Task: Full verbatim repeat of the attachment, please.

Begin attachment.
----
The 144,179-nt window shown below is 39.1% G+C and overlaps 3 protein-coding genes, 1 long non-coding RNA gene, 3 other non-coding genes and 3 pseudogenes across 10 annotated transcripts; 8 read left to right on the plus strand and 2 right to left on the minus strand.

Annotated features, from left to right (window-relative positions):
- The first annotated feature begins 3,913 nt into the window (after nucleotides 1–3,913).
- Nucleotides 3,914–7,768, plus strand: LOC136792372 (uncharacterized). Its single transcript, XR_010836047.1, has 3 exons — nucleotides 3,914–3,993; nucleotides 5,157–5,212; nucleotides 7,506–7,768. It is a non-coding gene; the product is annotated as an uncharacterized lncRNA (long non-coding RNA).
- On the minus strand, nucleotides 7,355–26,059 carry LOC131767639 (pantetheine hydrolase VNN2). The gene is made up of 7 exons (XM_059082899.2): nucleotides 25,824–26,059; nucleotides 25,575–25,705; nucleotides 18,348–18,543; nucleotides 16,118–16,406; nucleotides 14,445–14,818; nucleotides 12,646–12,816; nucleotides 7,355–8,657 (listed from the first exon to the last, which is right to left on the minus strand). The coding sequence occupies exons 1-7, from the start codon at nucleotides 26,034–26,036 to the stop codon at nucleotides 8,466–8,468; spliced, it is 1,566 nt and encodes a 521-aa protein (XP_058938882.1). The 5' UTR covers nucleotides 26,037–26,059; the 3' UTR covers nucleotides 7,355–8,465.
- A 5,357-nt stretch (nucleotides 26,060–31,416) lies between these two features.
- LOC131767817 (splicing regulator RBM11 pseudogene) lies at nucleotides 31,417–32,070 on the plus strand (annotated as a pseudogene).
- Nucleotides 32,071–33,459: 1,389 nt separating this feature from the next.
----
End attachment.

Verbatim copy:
The 144,179-nt window shown below is 39.1% G+C and overlaps 3 protein-coding genes, 1 long non-coding RNA gene, 3 other non-coding genes and 3 pseudogenes across 10 annotated transcripts; 8 read left to right on the plus strand and 2 right to left on the minus strand.

Annotated features, from left to right (window-relative positions):
- The first annotated feature begins 3,913 nt into the window (after nucleotides 1–3,913).
- Nucleotides 3,914–7,768, plus strand: LOC136792372 (uncharacterized). Its single transcript, XR_010836047.1, has 3 exons — nucleotides 3,914–3,993; nucleotides 5,157–5,212; nucleotides 7,506–7,768. It is a non-coding gene; the product is annotated as an uncharacterized lncRNA (long non-coding RNA).
- On the minus strand, nucleotides 7,355–26,059 carry LOC131767639 (pantetheine hydrolase VNN2). The gene is made up of 7 exons (XM_059082899.2): nucleotides 25,824–26,059; nucleotides 25,575–25,705; nucleotides 18,348–18,543; nucleotides 16,118–16,406; nucleotides 14,445–14,818; nucleotides 12,646–12,816; nucleotides 7,355–8,657 (listed from the first exon to the last, which is right to left on the minus strand). The coding sequence occupies exons 1-7, from the start codon at nucleotides 26,034–26,036 to the stop codon at nucleotides 8,466–8,468; spliced, it is 1,566 nt and encodes a 521-aa protein (XP_058938882.1). The 5' UTR covers nucleotides 26,037–26,059; the 3' UTR covers nucleotides 7,355–8,465.
- A 5,357-nt stretch (nucleotides 26,060–31,416) lies between these two features.
- LOC131767817 (splicing regulator RBM11 pseudogene) lies at nucleotides 31,417–32,070 on the plus strand (annotated as a pseudogene).
- Nucleotides 32,071–33,459: 1,389 nt separating this feature from the next.